Can you Train People For Customer Service??

I was in a workshop last week with several hospital Admitting managers and professionals. The discussion was on how we hire the perfect individual for the admitting area. One member of our group said they have to have innate customer service mentality, you cannot train for it.  My response was really? I tried to explore this with the group and they did not want to see any other point of view.

In the interests of the exercise I let it go. I then asked others I met at the conference and in my circle of colleagues and the results were mixed. Many say you cannot train for the position and others say resoundingly, “Oh yes you can.” I tend to agree with the latter group.

Perhaps, what you can’t train for are some of the personalities that contribute to the enjoyment of a career in customer service. But just having the right attitude will not deliver the outcome we seek.

I believe that some people are better suited for Customer Service than others, just by nature of their personality.  According to research at Kansas State they exhibit traits like:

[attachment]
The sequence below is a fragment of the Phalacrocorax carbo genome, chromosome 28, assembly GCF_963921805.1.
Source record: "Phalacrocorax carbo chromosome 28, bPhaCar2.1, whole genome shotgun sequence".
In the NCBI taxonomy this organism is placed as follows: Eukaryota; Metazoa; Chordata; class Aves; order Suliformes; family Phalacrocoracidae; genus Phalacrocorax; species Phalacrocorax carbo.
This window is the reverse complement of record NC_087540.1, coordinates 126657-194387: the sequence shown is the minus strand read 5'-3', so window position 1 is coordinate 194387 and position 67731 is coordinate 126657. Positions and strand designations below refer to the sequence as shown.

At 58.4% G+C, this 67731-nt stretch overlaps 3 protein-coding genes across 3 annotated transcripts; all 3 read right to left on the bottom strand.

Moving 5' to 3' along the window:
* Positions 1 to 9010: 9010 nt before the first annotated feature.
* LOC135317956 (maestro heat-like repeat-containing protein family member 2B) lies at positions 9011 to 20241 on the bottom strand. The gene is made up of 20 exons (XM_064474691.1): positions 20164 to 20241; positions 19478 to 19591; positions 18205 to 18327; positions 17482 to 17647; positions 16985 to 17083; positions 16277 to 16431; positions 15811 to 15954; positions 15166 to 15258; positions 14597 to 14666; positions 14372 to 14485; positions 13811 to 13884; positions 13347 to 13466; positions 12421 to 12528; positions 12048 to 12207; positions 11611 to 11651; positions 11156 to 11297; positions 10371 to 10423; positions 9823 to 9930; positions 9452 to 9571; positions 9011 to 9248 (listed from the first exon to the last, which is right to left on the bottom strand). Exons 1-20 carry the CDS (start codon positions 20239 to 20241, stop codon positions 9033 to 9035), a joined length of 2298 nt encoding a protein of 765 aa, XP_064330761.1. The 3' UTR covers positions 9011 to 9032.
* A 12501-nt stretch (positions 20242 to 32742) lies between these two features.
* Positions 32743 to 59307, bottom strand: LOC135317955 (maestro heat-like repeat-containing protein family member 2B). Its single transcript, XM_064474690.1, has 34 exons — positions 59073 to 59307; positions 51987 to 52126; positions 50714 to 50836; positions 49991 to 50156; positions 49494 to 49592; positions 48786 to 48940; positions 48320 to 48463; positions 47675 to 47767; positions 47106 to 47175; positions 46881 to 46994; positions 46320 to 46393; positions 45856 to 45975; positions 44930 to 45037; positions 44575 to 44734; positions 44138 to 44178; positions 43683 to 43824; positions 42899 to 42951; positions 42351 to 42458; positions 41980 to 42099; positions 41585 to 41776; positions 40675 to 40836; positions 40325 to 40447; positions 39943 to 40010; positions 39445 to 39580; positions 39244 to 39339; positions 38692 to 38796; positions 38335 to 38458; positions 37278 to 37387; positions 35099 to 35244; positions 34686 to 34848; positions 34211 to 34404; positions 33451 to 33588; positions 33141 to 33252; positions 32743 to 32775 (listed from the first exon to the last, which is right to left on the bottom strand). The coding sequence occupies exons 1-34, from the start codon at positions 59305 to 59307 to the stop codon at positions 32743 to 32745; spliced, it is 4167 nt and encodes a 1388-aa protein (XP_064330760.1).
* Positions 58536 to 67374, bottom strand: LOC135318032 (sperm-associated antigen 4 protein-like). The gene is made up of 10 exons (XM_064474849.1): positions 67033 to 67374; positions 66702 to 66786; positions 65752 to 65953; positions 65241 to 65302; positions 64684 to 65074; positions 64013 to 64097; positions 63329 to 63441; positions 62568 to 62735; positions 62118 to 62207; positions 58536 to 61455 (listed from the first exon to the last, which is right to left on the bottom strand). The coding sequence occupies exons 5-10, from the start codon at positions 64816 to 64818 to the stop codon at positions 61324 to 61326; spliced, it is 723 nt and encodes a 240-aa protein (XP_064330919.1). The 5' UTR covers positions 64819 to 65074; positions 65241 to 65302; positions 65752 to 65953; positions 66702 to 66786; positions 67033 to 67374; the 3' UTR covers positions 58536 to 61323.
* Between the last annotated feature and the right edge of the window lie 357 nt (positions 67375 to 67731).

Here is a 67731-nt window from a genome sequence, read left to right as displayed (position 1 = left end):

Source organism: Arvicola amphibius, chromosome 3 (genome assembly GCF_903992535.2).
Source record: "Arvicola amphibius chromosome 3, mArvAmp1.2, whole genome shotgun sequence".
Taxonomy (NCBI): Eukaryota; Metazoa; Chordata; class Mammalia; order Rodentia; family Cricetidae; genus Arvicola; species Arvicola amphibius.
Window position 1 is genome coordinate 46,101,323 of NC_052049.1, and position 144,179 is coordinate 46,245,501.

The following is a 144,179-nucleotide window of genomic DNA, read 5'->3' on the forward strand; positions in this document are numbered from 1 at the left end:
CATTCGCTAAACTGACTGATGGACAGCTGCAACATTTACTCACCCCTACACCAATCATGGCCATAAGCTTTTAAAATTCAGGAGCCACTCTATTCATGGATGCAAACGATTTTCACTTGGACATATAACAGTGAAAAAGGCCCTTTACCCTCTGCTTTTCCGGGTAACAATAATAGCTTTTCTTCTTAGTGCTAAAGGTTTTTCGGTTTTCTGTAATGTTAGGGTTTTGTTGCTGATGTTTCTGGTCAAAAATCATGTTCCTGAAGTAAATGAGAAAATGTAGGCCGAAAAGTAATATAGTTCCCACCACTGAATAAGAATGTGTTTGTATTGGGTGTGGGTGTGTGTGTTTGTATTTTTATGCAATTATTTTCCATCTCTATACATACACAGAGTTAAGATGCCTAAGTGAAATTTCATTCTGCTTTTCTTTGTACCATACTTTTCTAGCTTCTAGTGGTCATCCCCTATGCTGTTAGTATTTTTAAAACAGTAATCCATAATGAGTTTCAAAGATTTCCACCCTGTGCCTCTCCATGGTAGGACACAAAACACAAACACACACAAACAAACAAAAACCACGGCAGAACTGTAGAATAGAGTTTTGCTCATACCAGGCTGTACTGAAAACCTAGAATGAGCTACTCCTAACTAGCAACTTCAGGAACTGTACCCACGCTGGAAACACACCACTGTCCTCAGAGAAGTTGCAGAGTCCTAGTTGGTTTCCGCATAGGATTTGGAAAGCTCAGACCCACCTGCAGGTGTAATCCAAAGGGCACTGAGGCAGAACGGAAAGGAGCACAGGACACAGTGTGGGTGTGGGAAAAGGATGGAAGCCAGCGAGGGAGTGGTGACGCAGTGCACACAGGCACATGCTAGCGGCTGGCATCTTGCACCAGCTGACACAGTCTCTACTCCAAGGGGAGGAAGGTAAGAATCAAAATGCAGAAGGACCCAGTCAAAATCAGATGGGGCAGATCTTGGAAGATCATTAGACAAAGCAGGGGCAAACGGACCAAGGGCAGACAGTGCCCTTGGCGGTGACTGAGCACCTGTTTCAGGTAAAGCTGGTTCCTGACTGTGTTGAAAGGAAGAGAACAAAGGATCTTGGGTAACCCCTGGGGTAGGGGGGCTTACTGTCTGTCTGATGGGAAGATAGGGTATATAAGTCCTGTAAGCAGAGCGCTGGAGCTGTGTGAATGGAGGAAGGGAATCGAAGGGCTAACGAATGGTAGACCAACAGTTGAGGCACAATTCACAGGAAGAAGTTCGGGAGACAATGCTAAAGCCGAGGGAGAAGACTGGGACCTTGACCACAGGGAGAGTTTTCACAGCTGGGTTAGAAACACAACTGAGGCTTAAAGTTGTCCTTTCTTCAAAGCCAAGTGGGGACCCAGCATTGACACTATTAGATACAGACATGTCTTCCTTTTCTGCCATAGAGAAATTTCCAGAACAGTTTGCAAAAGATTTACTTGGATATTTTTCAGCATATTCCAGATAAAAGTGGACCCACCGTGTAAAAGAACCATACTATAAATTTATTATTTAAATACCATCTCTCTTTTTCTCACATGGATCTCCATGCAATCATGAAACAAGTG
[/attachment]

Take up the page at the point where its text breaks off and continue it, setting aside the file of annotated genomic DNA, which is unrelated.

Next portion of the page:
–   Extroversion                      – Stability
–   Conscientiousness        – Agreeability
–   Openness

I would add empathy to this list. That is the ability to understand what the other is feeling without getting lost in the feeling yourself. While these traits will make you happier with your career choice in customer service, and while they may be difficult to train for, I am not sure that this is all you need for success in the career.

I started my career in Customer Service. Of the reps in our call center, there were some that were very outgoing and agreeable and some that really didn’t like the customers at all and would mock them when not on the phone with them. Some of these reps were even acknowledged favorably by customers.

These reps were trained on how to interact with customers. For example, an article at the Customer Service Zone, lists 59 skills that will help the customer service interaction. Skills like: